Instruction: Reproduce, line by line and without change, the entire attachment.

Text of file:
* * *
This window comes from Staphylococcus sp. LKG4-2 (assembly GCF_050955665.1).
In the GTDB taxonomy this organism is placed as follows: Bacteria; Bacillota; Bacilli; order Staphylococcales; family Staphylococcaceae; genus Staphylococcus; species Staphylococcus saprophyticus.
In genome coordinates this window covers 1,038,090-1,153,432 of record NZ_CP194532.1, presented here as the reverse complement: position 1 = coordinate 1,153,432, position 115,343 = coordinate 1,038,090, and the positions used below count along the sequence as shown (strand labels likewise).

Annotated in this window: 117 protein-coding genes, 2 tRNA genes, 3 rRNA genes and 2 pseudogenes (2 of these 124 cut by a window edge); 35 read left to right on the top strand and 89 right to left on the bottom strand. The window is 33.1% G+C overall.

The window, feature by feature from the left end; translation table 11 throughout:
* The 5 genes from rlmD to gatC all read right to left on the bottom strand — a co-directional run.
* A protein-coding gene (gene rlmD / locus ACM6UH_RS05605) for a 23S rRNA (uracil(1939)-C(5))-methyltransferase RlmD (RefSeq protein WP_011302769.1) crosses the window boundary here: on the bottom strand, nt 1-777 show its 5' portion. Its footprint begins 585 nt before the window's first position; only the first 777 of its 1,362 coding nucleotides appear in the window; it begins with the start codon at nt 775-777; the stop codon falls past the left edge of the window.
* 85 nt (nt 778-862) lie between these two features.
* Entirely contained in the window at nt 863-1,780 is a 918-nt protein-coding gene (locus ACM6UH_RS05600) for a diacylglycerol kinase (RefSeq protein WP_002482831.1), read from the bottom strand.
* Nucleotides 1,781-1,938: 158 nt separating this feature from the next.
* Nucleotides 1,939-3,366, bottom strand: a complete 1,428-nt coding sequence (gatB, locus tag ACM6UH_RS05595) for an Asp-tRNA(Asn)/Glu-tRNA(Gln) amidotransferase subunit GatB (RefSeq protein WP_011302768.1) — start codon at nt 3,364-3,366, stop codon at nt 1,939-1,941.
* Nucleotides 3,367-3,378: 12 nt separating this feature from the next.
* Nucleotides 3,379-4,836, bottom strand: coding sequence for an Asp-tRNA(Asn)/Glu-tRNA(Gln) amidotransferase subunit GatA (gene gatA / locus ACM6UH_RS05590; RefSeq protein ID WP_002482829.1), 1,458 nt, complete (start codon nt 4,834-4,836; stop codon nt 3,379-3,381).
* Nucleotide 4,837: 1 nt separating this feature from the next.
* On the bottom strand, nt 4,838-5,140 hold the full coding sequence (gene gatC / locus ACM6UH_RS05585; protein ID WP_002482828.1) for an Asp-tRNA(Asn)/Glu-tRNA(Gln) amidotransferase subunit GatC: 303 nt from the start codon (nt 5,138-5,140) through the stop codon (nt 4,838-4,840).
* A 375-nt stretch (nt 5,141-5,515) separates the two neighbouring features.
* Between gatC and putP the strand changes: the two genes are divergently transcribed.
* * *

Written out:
This window comes from Staphylococcus sp. LKG4-2 (assembly GCF_050955665.1).
In the GTDB taxonomy this organism is placed as follows: Bacteria; Bacillota; Bacilli; order Staphylococcales; family Staphylococcaceae; genus Staphylococcus; species Staphylococcus saprophyticus.
In genome coordinates this window covers 1,038,090-1,153,432 of record NZ_CP194532.1, presented here as the reverse complement: position 1 = coordinate 1,153,432, position 115,343 = coordinate 1,038,090, and the positions used below count along the sequence as shown (strand labels likewise).

Annotated in this window: 117 protein-coding genes, 2 tRNA genes, 3 rRNA genes and 2 pseudogenes (2 of these 124 cut by a window edge); 35 read left to right on the top strand and 89 right to left on the bottom strand. The window is 33.1% G+C overall.

The window, feature by feature from the left end; translation table 11 throughout:
* The 5 genes from rlmD to gatC all read right to left on the bottom strand — a co-directional run.
* A protein-coding gene (gene rlmD / locus ACM6UH_RS05605) for a 23S rRNA (uracil(1939)-C(5))-methyltransferase RlmD (RefSeq protein WP_011302769.1) crosses the window boundary here: on the bottom strand, nt 1-777 show its 5' portion. Its footprint begins 585 nt before the window's first position; only the first 777 of its 1,362 coding nucleotides appear in the window; it begins with the start codon at nt 775-777; the stop codon falls past the left edge of the window.
* 85 nt (nt 778-862) lie between these two features.
* Entirely contained in the window at nt 863-1,780 is a 918-nt protein-coding gene (locus ACM6UH_RS05600) for a diacylglycerol kinase (RefSeq protein WP_002482831.1), read from the bottom strand.
* Nucleotides 1,781-1,938: 158 nt separating this feature from the next.
* Nucleotides 1,939-3,366, bottom strand: a complete 1,428-nt coding sequence (gatB, locus tag ACM6UH_RS05595) for an Asp-tRNA(Asn)/Glu-tRNA(Gln) amidotransferase subunit GatB (RefSeq protein WP_011302768.1) — start codon at nt 3,364-3,366, stop codon at nt 1,939-1,941.
* Nucleotides 3,367-3,378: 12 nt separating this feature from the next.
* Nucleotides 3,379-4,836, bottom strand: coding sequence for an Asp-tRNA(Asn)/Glu-tRNA(Gln) amidotransferase subunit GatA (gene gatA / locus ACM6UH_RS05590; RefSeq protein ID WP_002482829.1), 1,458 nt, complete (start codon nt 4,834-4,836; stop codon nt 3,379-3,381).
* Nucleotide 4,837: 1 nt separating this feature from the next.
* On the bottom strand, nt 4,838-5,140 hold the full coding sequence (gene gatC / locus ACM6UH_RS05585; protein ID WP_002482828.1) for an Asp-tRNA(Asn)/Glu-tRNA(Gln) amidotransferase subunit GatC: 303 nt from the start codon (nt 5,138-5,140) through the stop codon (nt 4,838-4,840).
* A 375-nt stretch (nt 5,141-5,515) separates the two neighbouring features.
* Between gatC and putP the strand changes: the two genes are divergently transcribed.